Update, November 06 (08:20 pm ET): Google explains what's going on.
What you need to know
- Google is working on a change to the Photos app that'll make it easier to monetise.
- It's moving some editing features behind a paywall.
- You'll then need a Google One subscription to access those features.
Google Photos is a fun service from Google that's been recommended for its ease of use across platforms. It stores all your photos, works on all your devices, and even throws in editing for free. Now, Google is working on monetization for the app. The company already sells albums and prints, now it's going to put some pre-existing features behind a paywall.
As per XDA Developers, it's testing moving Color Pop, a feature that would leave the subject in color while rendering the rest of the photo in monochrome, behind a Google One paywall. If this rolls out, to use that feature, you'll need to have a Google One subscription on your Google account.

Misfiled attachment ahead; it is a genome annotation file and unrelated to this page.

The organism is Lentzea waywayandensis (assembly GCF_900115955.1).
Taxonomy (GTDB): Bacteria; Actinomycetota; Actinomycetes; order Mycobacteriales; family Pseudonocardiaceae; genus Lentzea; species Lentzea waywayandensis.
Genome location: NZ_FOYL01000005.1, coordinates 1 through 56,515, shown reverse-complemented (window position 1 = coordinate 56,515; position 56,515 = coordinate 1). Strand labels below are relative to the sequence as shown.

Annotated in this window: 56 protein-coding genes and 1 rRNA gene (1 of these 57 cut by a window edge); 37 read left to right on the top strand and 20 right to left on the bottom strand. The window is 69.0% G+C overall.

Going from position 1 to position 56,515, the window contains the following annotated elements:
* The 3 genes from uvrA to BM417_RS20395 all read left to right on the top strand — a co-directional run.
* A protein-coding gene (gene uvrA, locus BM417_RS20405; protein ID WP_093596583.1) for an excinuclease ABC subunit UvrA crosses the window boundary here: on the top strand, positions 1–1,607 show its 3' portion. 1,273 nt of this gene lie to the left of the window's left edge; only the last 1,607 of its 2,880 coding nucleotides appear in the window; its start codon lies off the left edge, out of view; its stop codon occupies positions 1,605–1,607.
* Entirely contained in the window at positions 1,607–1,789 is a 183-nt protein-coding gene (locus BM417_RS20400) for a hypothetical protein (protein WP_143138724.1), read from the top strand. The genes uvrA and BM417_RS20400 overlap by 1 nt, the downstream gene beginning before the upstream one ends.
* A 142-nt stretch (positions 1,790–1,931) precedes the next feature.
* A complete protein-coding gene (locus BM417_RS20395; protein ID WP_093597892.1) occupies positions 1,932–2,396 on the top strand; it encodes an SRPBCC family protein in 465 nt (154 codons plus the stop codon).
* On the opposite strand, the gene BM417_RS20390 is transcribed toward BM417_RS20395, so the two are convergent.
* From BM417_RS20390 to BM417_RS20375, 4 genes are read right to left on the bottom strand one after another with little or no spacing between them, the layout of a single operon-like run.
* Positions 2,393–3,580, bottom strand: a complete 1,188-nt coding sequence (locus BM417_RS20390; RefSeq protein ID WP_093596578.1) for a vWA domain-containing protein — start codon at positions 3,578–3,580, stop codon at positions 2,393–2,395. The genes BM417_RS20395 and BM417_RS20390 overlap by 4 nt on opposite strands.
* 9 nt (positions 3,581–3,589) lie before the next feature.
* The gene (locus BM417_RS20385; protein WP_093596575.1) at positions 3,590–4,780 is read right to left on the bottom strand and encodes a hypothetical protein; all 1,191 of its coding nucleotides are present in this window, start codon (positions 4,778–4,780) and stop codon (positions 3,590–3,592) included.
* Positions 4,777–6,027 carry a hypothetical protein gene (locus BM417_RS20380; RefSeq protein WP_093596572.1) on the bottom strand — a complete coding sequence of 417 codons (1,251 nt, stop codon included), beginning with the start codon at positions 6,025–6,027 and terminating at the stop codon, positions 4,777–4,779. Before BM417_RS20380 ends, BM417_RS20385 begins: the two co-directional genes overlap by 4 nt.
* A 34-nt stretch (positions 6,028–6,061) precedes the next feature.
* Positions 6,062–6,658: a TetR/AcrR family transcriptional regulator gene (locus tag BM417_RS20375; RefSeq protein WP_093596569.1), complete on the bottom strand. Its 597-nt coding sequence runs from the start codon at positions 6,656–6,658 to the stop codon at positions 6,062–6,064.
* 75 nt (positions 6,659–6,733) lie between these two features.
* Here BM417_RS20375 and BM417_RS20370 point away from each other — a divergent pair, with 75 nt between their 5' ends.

It's a move that strikes us as a little odd, especially when it comes to a stock app for Android One phones, but it's not without precedent. Microsoft does the same thing with premium editing features in the Microsoft Photos app being locked behind an Office 365 paywall.
Of course, it would be more user-friendly for the company to create new features for this new Google One integration, rather than lock away ones that were already in the project. Perhaps that's what Google plans to do when it rolls this change out widely, lest they risk being seen as greedy.
Update, November 06 (08:20 pm ET) — A Google statement sheds some light on the situation
Google told Engadget that the version of color pop it was rolling out to Google One customers is actually an enhanced version that works without depth information. It can therefore be applied to older photos and is presumably more technically complex than the free mode.
As per Engadget, here's the full comment:
In Google Photos, color pop is a feature that continues to be available for anyone to use, at no cost, for photos with depth information (such as portrait mode). As a part of an ongoing rollout that began earlier this year, Google One members can apply the feature to even more photos of people, including those without depth information.
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